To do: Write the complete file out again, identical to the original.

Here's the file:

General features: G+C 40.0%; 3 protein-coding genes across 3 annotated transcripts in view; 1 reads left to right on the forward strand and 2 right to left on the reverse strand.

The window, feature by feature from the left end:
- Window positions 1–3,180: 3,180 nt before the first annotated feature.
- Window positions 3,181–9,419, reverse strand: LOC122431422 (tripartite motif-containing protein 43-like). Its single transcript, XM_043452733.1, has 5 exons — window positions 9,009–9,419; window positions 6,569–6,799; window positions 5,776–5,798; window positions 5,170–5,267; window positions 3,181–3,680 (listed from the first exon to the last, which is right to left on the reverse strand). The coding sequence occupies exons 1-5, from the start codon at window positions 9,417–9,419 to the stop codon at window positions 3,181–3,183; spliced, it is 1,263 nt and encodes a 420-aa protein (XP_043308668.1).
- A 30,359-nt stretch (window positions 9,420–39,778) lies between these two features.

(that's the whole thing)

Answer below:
General features: G+C 40.0%; 3 protein-coding genes across 3 annotated transcripts in view; 1 reads left to right on the forward strand and 2 right to left on the reverse strand.

The window, feature by feature from the left end:
- Window positions 1–3,180: 3,180 nt before the first annotated feature.
- Window positions 3,181–9,419, reverse strand: LOC122431422 (tripartite motif-containing protein 43-like). Its single transcript, XM_043452733.1, has 5 exons — window positions 9,009–9,419; window positions 6,569–6,799; window positions 5,776–5,798; window positions 5,170–5,267; window positions 3,181–3,680 (listed from the first exon to the last, which is right to left on the reverse strand). The coding sequence occupies exons 1-5, from the start codon at window positions 9,417–9,419 to the stop codon at window positions 3,181–3,183; spliced, it is 1,263 nt and encodes a 420-aa protein (XP_043308668.1).
- A 30,359-nt stretch (window positions 9,420–39,778) lies between these two features.